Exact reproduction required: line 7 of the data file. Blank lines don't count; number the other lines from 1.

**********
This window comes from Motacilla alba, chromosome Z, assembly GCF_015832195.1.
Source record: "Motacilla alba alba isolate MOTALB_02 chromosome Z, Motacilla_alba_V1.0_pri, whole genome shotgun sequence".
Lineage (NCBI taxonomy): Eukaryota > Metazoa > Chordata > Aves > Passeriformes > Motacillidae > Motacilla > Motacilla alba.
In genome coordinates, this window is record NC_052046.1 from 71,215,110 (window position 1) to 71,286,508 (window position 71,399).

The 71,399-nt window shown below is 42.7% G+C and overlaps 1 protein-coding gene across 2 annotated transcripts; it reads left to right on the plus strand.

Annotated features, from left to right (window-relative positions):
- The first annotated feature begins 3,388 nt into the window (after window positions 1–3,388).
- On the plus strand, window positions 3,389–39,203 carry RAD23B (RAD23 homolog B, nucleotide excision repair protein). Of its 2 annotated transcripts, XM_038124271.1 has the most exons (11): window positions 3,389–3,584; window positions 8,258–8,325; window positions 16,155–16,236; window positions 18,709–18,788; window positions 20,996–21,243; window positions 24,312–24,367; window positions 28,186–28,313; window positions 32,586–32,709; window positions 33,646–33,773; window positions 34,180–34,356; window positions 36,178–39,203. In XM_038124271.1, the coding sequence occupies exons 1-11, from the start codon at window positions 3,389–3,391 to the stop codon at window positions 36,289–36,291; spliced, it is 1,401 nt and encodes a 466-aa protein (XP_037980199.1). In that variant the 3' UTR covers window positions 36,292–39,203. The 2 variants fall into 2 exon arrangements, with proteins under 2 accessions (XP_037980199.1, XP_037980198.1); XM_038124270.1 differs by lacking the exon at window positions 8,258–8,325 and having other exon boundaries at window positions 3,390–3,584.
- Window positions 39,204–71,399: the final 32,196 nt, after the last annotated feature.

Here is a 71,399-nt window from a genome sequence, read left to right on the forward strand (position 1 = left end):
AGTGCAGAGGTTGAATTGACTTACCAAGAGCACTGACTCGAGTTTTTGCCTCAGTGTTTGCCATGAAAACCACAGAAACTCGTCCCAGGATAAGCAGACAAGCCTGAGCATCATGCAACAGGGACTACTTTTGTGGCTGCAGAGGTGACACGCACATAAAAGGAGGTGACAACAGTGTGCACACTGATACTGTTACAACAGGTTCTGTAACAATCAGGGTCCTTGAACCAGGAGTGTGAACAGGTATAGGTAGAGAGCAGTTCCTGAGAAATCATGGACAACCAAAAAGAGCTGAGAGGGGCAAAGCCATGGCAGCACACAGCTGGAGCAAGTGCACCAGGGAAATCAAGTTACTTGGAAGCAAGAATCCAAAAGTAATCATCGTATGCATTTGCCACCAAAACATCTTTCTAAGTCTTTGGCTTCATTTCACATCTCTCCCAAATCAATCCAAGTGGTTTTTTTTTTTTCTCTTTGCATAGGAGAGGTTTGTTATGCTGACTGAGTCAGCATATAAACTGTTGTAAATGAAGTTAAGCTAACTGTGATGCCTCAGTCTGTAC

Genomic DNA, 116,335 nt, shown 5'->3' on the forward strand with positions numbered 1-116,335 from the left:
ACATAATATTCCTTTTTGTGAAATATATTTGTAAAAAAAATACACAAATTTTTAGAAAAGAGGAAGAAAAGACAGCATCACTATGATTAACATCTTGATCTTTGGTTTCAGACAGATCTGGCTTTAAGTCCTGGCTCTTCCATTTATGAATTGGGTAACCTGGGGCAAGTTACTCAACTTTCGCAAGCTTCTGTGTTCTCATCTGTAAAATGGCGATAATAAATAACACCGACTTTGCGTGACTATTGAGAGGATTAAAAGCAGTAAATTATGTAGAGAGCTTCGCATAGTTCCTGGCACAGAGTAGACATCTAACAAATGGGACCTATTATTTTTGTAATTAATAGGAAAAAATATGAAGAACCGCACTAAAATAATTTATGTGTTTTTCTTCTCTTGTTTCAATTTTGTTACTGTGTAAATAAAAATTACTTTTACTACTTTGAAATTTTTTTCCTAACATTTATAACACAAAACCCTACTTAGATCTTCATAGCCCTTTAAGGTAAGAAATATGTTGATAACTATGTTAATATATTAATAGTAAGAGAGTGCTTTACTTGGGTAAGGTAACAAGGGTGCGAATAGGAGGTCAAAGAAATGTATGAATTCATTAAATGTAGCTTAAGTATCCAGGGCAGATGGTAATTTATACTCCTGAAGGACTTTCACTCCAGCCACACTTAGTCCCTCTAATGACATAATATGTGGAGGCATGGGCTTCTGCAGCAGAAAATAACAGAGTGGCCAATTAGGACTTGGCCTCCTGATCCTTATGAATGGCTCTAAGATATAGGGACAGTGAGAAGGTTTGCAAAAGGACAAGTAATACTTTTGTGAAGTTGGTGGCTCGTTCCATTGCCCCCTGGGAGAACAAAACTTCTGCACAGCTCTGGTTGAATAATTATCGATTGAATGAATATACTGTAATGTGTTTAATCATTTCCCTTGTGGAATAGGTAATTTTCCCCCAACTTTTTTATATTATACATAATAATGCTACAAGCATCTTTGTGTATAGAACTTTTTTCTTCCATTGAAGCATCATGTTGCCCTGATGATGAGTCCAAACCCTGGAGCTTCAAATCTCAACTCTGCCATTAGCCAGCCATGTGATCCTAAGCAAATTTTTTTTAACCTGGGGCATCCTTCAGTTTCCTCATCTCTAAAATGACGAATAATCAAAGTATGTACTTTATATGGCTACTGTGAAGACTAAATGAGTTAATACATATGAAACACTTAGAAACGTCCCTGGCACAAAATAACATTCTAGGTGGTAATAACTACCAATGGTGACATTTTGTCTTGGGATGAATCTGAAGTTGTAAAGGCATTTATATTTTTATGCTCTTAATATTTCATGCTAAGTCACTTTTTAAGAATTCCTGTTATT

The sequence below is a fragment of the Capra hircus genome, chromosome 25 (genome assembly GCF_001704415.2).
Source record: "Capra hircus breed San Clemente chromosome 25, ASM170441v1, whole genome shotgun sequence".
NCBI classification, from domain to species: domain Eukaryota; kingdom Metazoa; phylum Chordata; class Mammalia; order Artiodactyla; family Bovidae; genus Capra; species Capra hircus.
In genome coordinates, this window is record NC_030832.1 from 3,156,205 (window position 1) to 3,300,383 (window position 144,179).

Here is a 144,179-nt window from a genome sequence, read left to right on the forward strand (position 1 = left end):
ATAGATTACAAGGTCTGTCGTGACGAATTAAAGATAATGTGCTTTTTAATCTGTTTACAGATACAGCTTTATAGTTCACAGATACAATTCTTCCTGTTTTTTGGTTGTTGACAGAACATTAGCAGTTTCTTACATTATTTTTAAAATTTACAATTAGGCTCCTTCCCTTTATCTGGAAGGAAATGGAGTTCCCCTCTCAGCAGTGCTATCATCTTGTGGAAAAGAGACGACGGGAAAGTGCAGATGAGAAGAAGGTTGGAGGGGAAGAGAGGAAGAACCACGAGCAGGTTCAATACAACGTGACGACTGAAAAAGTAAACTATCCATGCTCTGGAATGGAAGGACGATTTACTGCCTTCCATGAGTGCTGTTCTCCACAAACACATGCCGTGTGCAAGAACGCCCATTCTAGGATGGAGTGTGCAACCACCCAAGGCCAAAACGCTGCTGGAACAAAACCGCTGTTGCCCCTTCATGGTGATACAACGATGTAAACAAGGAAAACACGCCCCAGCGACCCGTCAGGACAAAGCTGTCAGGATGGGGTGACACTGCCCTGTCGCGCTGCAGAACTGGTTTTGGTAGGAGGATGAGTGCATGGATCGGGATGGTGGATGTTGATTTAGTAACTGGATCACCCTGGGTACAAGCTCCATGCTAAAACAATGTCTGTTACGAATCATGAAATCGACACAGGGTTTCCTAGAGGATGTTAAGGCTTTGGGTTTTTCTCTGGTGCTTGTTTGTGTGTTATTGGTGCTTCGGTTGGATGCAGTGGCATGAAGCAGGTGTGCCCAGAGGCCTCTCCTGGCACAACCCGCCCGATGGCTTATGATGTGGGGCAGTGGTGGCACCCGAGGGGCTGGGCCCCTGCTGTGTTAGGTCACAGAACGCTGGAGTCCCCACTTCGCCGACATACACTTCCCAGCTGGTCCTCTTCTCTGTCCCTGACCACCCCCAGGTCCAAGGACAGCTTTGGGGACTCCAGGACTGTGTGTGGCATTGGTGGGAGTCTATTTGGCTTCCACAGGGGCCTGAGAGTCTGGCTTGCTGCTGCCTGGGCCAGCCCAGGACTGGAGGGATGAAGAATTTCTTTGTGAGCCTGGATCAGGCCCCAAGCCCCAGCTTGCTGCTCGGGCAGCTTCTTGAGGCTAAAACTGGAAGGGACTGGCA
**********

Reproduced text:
- The first annotated feature begins 3,388 nt into the window (after window positions 1–3,388).